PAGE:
"The fairest flowers o' the season Are our Carnations and streak'd Gillyflowers".

Shakspeare.

Parkinson, in his Paradisus, published in 1629, says Miller, in his Gardener's Dictionary, "has given a very full account, with figures, of the Carnations then in cultivation. He divides them into Carnations, or the greatest sorts in leaf and flower, and Gillyflowers, or such as are smaller in both respects." Of Carnations Parkinson gives an account of nineteen, and of Gillyflowers thirty varieties; but these, of course, have long since been supplanted by better sorts. The old name Gillyflower was supposed by Parkinson to be corrupted from July-flower; and Miller states that Ray has adopted the notion; but he adds, it is erroneous, for it is evidently derived from the French Girqflee or Girqflier, and accordingly Chaucer writes it Girofler. We learn from the last-named author, the father of English poets, that the Clove Gillyflower was cultivated in this country as early as the reign of Edward the Third, and that it was used to give a spicy flavour to ale and wine, and from hence it was called "Sops in wine." It seems to have been a flower of high estimation in Queen Elizabeth's time, for we find it often celebrated by the poets of her day.

The Carnation, which is said to have been introduced first into England from Italy, derives its name in the English language from its colour - carnation or flesh-colour. It has also been called Coronation, from its having been used in chaplets and garlands for the head. Linnaeus has named it Dianthus flos nobilis, fine or superior flower; Dianthus Caryophyllus, we believe, now denotes the Clove only. We gather from Miller, that Picotees were most in favour with the early florists, but that Flakes gradually, and in a great measure, took their place. In our own day Picotees perhaps receive the greatest share of admiration. Many varieties of Carnations were cultivated in the time of Charles the First, whose queen is reported to have been excessively fond of flowers.

Of the origin of the art of dressing Carnations for exhibition, Hogg gives the following interesting account: "One Christopher Nunn of Enfield, Middlesex, a noted florist in his day, was eminent for his skill and dexterity in dressing Pinks and Carnations for prize exhibitions; some will even tell you, that Kit was the father of the art. Upon such occasions he had as many applications to dress flowers as he had to dress wigs; for he was a barber and friseur by trade, and could both shave and lay a Carnation with the greatest nicety. The novices of that day, who, being unacquainted with his secret art, trusted to Dame Nature to open, expand, and perfect their flowers, were no match for Nunn; for he began where she left off, and perfected what she had left imperfect. His arrangement and disposition of the petals were admirable".

The little book from which this extract is taken was published some thirty years ago, and Nunn lived many years prior to that; the dressing and laying-out the flowers of a Carnation, therefore, must be an art of some antiquity.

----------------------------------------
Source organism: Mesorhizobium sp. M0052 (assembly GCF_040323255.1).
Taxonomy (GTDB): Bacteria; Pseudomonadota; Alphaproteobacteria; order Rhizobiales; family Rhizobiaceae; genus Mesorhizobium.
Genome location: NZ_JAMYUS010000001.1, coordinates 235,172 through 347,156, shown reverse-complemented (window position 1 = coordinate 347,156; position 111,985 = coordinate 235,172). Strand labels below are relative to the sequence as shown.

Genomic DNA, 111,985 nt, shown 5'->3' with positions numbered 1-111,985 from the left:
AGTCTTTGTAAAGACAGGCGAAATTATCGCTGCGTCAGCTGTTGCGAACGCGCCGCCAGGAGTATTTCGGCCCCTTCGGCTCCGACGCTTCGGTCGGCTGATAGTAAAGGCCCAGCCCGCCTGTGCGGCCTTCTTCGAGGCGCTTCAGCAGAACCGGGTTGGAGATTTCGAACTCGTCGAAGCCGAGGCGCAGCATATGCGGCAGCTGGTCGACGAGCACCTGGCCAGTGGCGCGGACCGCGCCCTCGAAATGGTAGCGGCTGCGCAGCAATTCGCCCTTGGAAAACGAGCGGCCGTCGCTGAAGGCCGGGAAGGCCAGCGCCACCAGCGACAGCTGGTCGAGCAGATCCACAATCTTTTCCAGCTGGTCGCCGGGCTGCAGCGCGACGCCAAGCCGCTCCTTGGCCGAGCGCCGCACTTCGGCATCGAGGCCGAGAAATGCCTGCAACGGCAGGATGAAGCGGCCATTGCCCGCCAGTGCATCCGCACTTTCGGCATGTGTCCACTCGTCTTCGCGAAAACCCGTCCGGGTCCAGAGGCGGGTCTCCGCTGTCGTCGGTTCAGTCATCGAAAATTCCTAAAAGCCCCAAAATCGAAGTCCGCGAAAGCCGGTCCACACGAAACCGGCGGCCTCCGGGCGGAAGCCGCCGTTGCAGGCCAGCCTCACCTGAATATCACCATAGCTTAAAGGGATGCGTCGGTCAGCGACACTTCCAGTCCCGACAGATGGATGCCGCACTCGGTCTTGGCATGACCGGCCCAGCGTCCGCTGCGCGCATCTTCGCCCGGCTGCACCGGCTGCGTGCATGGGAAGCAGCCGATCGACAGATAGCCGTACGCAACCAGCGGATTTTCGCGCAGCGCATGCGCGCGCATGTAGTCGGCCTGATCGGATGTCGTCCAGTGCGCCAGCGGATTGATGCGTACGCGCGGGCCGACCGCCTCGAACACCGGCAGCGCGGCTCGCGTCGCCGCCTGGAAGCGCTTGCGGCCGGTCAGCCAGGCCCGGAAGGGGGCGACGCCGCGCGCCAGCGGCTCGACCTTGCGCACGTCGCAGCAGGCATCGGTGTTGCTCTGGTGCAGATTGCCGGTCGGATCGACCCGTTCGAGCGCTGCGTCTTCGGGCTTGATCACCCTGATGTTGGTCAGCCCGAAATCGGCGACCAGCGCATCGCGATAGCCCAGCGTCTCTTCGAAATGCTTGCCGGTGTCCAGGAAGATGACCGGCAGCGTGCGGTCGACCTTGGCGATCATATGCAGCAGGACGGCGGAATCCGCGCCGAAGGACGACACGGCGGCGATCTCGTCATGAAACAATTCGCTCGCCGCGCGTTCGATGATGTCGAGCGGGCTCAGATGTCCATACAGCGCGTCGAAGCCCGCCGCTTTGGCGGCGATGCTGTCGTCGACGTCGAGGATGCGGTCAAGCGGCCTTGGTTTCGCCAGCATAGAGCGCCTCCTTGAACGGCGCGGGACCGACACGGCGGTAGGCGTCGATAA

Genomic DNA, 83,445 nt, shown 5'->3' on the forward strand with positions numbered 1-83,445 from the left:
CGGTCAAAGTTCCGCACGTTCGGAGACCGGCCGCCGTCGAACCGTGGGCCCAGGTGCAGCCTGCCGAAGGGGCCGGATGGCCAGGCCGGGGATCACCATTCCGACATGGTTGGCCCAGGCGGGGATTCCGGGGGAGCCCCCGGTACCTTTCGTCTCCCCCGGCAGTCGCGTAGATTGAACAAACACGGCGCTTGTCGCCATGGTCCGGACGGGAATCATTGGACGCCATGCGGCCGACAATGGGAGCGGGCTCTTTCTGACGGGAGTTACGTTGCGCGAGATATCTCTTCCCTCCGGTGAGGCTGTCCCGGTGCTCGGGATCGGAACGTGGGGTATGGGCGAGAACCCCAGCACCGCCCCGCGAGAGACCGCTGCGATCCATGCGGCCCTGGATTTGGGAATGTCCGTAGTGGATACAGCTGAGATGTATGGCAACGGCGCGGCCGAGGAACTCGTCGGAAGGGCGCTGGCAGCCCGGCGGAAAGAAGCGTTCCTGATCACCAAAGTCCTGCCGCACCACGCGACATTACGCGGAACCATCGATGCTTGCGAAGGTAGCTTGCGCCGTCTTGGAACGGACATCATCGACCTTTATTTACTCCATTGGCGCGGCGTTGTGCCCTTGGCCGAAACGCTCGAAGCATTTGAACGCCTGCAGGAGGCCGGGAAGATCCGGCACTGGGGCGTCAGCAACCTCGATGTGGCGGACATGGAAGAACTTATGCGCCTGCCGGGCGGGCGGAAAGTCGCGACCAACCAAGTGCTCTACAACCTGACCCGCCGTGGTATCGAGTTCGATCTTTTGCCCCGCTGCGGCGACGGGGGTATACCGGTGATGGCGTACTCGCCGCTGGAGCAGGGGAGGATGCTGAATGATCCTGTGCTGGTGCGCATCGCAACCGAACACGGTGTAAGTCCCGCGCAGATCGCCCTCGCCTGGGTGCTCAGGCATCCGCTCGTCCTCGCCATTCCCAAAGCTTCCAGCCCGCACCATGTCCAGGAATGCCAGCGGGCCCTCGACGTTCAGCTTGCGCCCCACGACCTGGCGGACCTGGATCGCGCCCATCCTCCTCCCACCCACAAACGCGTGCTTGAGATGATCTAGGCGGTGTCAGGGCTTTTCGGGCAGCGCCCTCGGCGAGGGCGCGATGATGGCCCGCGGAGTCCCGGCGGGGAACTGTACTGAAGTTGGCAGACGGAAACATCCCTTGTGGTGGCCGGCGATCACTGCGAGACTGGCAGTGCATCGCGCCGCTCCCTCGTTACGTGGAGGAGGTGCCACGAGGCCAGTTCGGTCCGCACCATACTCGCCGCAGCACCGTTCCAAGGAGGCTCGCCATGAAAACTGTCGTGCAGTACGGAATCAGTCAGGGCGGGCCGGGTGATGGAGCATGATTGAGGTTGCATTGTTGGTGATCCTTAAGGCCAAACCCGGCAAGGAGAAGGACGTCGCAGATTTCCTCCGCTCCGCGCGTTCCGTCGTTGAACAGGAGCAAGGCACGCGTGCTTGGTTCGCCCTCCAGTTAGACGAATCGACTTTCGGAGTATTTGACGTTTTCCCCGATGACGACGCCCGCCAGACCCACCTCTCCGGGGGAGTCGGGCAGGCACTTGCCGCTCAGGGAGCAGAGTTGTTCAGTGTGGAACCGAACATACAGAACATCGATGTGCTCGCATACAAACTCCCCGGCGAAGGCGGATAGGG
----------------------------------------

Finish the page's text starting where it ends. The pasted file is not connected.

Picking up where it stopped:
Our plate, it will be seen, represents two of Mr. May's flowers, seedlings of 1848. This gentleman, as florists well know, has been a most successful raiser of seedlings. The saving of seed is his principal object; shewing, with him, is a secondary affair. Flora's Garland has produced a great number of good Carnations; Romeo was raised from that variety, and bids fair to become as great a favourite as its parent. Some of Mr. May's Picotees are of the finest quality and substance. The yellows raised by him have the good quality of being strong, robust growers, not weakly and yellow, as most of the old kinds. He has raised some fine things this season.

The flowers in our representation will prove a welcome addition to every collection: they are beautiful varieties.

Carnations #1

Carnations.

Meetings At Worton Cottage

Our readers will have observed a notice respecting these intended meetings repeated several times on the second page of our cover. A line or two will explain the object we have in view in their establishment.

A great many seedlings reach us during; the season. We reside in a neighbourhood easily reached by railway, and abounding with intelligent nurserymen, amateurs, and gardeners. It has occurred to us, that if all seedling varieties can be posted or sent so as to reach us on the Wednesday morning of each week, many would attend, and, bringing with them some of the best varieties in cultivation, the seedlings would be tested against them under the most favourable circumstances. We are amongst those who believe that the tests cannot be too severe to which seedlings are subjected, and that in no place can they be more fairly judged than under glass, side by side with their predecessors; or if they are objects of out-door cultivation, in the open clear air of the country. We are willing to try; and the result will soon determine how far our opinion in favour of the utility of these meetings is correct or not. But we must urge our seedling-raising; friends to keep before them a memorandum to post all productions for opinion so as to reach us on Wednesday morning, free of all charges.

If articles arrive with any expense on them, they will not be noticed.